I’ve got a secret. I love election season. I know for most people, it’s a time of the year that they dread, but for me, it’s like Christmas. The part I love though, is not the politics.
Now I don’t blog about politics. It cuts too close to home for too many people, and there are lot people out there with very definitive points of view who are than glad to share those points of view with on Twitter. I’m not one of them.
So why do I love the election season? Well, in the next 18 months we’re about to see millions of dollars poured into marketing for each candidate. Hours of research will be done to determine how a TV ad should look or what an email subject line should say. The best part is that we get to sit back and watch to see how all these marketing efforts perform.
Here’s a quick example. Back in 2012, the most popular email subject line that the Obama campaigned used was “Hey”. That’s right just the word “Hey” was the best performing email subject line of the Obama campaign.
So what does that mean for me? Well, that example taught me that it’s okay to break our normal rules of creating email subject lines. You can be intriguing with your subject lines. So instead sending a subject line that read “Join a LifeGroup in 2015”, we instead wrote one that read “Are You Connected?”. This new subject line increased our open rate on an email that normally would have gotten passed over. (Click here for more lessons from the Obama campaign.)
If you want an in-depth look at how social media was used by Obama 2012, check out this e-book detailing the behind scenes. Regardless of your politics, the e-book shows how Obama used social media and email more effectively than any other candidate in our lifetime.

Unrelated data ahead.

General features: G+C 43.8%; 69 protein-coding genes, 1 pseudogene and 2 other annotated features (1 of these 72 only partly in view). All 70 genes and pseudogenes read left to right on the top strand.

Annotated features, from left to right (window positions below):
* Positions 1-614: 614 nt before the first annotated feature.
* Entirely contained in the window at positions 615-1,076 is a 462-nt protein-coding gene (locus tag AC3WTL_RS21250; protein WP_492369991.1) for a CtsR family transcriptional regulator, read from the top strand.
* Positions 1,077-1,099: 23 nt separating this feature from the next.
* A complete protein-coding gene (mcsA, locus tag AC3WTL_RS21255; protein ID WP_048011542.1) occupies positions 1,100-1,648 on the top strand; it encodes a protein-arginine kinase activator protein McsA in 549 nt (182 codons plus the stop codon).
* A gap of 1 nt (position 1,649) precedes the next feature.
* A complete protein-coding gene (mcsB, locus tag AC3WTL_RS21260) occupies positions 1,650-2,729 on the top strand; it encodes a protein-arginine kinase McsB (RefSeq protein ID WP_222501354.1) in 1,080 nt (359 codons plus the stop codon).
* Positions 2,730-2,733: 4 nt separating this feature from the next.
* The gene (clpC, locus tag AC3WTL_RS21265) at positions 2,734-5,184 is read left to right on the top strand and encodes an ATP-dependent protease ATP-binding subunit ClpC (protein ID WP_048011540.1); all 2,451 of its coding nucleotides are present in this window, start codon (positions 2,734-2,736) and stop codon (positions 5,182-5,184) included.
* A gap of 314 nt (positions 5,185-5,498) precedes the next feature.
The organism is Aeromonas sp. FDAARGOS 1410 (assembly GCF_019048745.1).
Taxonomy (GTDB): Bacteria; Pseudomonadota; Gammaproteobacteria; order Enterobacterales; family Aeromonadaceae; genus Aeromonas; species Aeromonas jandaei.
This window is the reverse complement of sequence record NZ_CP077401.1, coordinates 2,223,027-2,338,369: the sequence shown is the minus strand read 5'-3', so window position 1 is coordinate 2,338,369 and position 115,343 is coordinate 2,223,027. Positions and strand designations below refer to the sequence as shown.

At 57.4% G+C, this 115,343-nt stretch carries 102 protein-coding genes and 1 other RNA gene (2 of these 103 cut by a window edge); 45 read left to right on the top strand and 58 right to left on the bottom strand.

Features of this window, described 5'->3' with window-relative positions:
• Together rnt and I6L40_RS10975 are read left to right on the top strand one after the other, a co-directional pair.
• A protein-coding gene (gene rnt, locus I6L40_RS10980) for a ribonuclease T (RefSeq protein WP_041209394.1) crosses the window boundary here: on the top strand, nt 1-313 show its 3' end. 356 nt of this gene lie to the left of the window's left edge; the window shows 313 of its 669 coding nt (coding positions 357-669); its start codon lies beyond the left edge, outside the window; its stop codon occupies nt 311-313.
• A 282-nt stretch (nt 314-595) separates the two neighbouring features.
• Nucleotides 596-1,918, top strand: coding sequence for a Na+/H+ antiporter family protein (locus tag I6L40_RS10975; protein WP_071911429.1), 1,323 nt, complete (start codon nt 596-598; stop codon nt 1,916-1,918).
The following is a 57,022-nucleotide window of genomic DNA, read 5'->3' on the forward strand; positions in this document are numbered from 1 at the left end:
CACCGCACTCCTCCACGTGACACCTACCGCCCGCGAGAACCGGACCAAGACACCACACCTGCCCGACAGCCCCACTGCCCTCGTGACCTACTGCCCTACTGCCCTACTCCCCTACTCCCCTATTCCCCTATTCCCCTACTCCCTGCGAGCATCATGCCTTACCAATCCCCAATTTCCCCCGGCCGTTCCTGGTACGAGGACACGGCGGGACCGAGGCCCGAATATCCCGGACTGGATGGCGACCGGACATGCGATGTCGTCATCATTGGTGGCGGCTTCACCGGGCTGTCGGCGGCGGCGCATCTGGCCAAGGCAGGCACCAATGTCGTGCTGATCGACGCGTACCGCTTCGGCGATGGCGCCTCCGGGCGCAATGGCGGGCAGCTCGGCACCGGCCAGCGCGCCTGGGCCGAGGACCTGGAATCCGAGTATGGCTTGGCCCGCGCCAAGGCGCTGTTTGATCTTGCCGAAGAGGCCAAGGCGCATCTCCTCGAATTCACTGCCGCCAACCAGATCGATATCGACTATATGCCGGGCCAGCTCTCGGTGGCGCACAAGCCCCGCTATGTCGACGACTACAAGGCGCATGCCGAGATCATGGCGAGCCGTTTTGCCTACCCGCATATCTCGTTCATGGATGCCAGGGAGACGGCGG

Here comes 2016…
Campaigns are about to spend millions of dollars on researching things that church communicators do every day. Emails, websites, social media campaigns all will heavily financed and tweaked to get the right impact. This is our chance to watch, observe and see what we can learn from their successes and mistakes.
Here’s one thing I’ll be watching for in this election cycle: Periscope and Meerkat. It will be interesting to see how news agencies and campaigns will use this tool to conduct interviews and behind the scenes tours. It will also be interesting to see how many candidates are caught off guard by the live streaming tool.
What implications does this have for a church? Are we going to start seeing churches ban live-streaming during church meetings? Will we see signs stating “No Live Streaming from Phones” as we enter worship services? What happens in these elections could effect what happens in our churches.
I’m also going to watch and see how campaigns use Instagram. Last election, Instagram wasn’t nearly as popular as it is now. How will campaigns provide call to actions in their posts? How will they create interesting content that will drive donations? Will some candidates ignore it because it leans towards a younger demographic?
We already know that some candidates prefer to announce their candidacy through social media channels. So we know that their campaigns are clued in on how important it is. This importance should give us some things to observe, think about and even use for our churches.